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  • Imagine that one day, you're summoned before a government panel.

  • Even though you haven't committed any crime,

  • or been formally charged with one,

  • you are repeatedly questioned about your political views,

  • accused of disloyalty,

  • and asked to incriminate your friends and associates.

  • If you don't cooperate, you risk jail or losing your job.

  • This is exactly what happened in the United States in the 1950s

  • as part of a campaign to expose suspected communists.

  • Named after its most notorious practitioner,

  • the phenomenon known as McCarthyism destroyed thousands of lives and careers.

  • For over a decade, American political leaders trampled democratic freedoms

  • in the name of protecting them.

  • During the 1930s and 1940s,

  • there had been an active but small communist party in the United States.

  • Its record was mixed.

  • While it played crucial roles in wider progressive struggles

  • for labor and civil rights,

  • it also supported the Soviet Union.

  • From the start, the American Communist Party faced attacks

  • from conservatives and business leaders,

  • as well as from liberals who criticized its ties to the oppressive Soviet regime.

  • During World War II, when the USA and USSR were allied against Hitler,

  • some American communists actually spied for the Russians.

  • When the Cold War escalated and this espionage became known,

  • domestic communism came to be seen as a threat to national security.

  • But the attempt to eliminate that threat

  • soon turned into the longest lasting and most widespread episode

  • of political repression in American history.

  • Spurred on by a network of bureaucrats,

  • politicians,

  • journalists,

  • and businessmen,

  • the campaign wildly exaggerated the danger of communist subversion.

  • The people behind it harassed anyone

  • suspected of holding left-of-center political views

  • or associating with those who did.

  • If you hung modern art on your walls,

  • had a multiracial social circle,

  • or signed petitions against nuclear weapons,

  • you might just have been a communist.

  • Starting in the late 1940s,

  • FBI Director J. Edgar Hoover

  • used the resources of his agency to hunt down such supposed communists

  • and eliminate them from any position of influence

  • within American society.

  • And the narrow criteria that Hoover and his allies used

  • to screen federal employees

  • spread to the rest of the country.

  • Soon, Hollywood studios,

  • universities,

  • car manufacturers,

  • and thousands of other public and private employers

  • were imposing the same political tests on the men and women who worked for them.

  • Meanwhile, Congress conducted its own witchhunt

  • subpoenaing hundreds of people to testify before investigative bodies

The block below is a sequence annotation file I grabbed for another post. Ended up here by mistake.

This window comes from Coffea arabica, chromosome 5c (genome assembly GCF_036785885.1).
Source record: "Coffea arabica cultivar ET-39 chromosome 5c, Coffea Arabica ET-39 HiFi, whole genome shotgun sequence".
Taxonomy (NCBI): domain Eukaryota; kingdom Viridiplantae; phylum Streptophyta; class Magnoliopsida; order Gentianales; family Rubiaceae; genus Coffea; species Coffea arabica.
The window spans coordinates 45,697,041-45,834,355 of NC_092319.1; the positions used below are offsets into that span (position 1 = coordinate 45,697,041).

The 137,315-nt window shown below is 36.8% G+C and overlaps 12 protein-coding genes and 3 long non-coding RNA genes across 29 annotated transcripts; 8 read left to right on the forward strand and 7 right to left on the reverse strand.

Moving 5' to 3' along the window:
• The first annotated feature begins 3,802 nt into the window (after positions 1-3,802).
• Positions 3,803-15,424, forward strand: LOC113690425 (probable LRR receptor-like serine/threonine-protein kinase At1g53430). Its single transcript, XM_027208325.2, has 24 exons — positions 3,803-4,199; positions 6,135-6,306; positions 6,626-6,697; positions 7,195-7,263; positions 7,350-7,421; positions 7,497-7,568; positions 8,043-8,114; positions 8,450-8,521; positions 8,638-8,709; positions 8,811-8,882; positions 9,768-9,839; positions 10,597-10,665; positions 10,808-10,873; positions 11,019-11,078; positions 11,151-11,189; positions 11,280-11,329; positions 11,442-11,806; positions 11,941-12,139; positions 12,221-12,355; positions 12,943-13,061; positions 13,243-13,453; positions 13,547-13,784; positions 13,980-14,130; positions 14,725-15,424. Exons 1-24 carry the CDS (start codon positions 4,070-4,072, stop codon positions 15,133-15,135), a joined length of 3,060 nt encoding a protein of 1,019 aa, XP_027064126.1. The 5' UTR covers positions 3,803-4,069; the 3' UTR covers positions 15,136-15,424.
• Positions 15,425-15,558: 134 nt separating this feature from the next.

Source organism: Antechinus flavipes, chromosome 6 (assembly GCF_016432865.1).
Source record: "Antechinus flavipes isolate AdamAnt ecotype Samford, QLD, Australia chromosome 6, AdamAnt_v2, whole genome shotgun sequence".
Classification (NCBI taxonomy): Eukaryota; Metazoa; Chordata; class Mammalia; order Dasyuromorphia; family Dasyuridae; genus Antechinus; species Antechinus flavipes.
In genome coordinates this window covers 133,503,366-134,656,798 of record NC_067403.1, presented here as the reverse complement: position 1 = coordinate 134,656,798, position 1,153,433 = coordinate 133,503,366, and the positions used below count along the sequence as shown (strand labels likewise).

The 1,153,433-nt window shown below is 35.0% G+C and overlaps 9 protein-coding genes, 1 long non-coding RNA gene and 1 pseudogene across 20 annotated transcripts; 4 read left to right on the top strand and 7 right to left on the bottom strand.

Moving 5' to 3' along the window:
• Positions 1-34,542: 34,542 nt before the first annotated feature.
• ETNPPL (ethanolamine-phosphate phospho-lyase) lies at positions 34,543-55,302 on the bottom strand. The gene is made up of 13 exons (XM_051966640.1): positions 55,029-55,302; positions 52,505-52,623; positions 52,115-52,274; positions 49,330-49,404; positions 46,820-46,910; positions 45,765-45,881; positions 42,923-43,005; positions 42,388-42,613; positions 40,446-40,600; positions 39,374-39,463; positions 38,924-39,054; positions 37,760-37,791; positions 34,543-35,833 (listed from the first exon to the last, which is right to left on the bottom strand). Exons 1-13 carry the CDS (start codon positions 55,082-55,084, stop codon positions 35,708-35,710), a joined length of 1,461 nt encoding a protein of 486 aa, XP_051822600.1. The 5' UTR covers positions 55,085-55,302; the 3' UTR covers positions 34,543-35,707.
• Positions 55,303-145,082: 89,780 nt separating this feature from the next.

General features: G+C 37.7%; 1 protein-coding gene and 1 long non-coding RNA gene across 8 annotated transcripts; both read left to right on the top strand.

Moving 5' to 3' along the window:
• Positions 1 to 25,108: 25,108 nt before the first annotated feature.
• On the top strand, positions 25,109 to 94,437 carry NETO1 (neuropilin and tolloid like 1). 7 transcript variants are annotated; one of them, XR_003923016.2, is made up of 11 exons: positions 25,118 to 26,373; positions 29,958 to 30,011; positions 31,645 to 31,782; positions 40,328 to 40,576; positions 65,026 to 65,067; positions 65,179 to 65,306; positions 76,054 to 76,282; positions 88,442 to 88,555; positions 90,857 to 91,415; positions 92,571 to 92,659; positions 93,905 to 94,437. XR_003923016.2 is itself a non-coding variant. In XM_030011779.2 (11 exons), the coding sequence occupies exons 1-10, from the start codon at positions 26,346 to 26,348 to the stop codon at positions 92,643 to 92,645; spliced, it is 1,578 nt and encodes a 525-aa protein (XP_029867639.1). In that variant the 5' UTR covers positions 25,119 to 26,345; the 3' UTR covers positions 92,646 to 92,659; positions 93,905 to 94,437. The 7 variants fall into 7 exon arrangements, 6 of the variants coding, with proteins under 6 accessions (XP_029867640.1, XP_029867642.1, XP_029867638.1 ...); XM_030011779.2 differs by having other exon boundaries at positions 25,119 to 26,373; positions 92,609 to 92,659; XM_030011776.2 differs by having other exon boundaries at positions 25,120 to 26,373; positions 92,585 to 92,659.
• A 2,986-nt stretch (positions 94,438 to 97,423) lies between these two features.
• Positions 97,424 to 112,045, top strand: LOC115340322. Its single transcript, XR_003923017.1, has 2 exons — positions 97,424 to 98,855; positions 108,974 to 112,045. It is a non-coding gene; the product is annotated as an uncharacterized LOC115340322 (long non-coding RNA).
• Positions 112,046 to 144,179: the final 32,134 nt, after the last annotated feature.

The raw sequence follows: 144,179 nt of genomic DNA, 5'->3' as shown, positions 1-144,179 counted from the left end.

• like the House Un-American Activities Committee.

  • If they refused to cooperate, they could be jailed for contempt,

  • or more commonly, fired and blacklisted.

  • Ambitious politicians, like Richard Nixon

  • and Joseph McCarthy,

  • used such hearings as a partisan weapon

  • accusing democrats of being soft on communism

  • and deliberately losing China to the Communist Bloc.

  • McCarthy, a Republican senator from Wisconsin

  • became notorious by flaunting ever-changing lists of alleged communists

  • within the State Department.

  • Egged on by other politicians,

  • he continued to make outrageous accusations

  • while distorting or fabricating evidence.

  • Many citizens reviled McCarthy while others praised him.

  • And when the Korean War broke out, McCarthy seemed vindicated.

  • Once he became chair

  • of the Senate's permanent subcommittee on investigations in 1953,

  • McCarthy recklessness increased.

  • It was his investigation of the army that finally turned public opinion against him

  • and diminished his power.

  • McCarthy's colleagues in the Senate censured him

  • and he died less than three years later, probably from alcoholism.

  • McCarthyism ended as well.

  • It had ruined hundreds, if not thousands, of lives

  • and drastically narrowed the American political spectrum.

  • Its damage to democratic institutions would be long lasting.

  • In all likelihood, there were both Democrats and Republicans

  • who knew that the anti-communist purges were deeply unjust

  • but feared that directly opposing them would hurt their careers.

  • Even the Supreme Court failed to stop the witchhunt,

  • condoning serious violations of constitutional rights

  • in the name of national security.

  • Was domestic communism an actual threat to the American government?

  • Perhaps, though a small one.

  • But the reaction to it was so extreme that it caused far more damage

  • than the threat itself.

  • And if new demagogues appeared in uncertain times

  • to attack unpopular minorities in the name of patriotism,

  • could it all happen again?

Imagine that one day, you're summoned before a government panel.

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B2 US TED-Ed mccarthy communist american political communism

What is McCarthyism? And how did it happen? - Ellen Schrecker

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    Raven Lin posted on 2019/06/07
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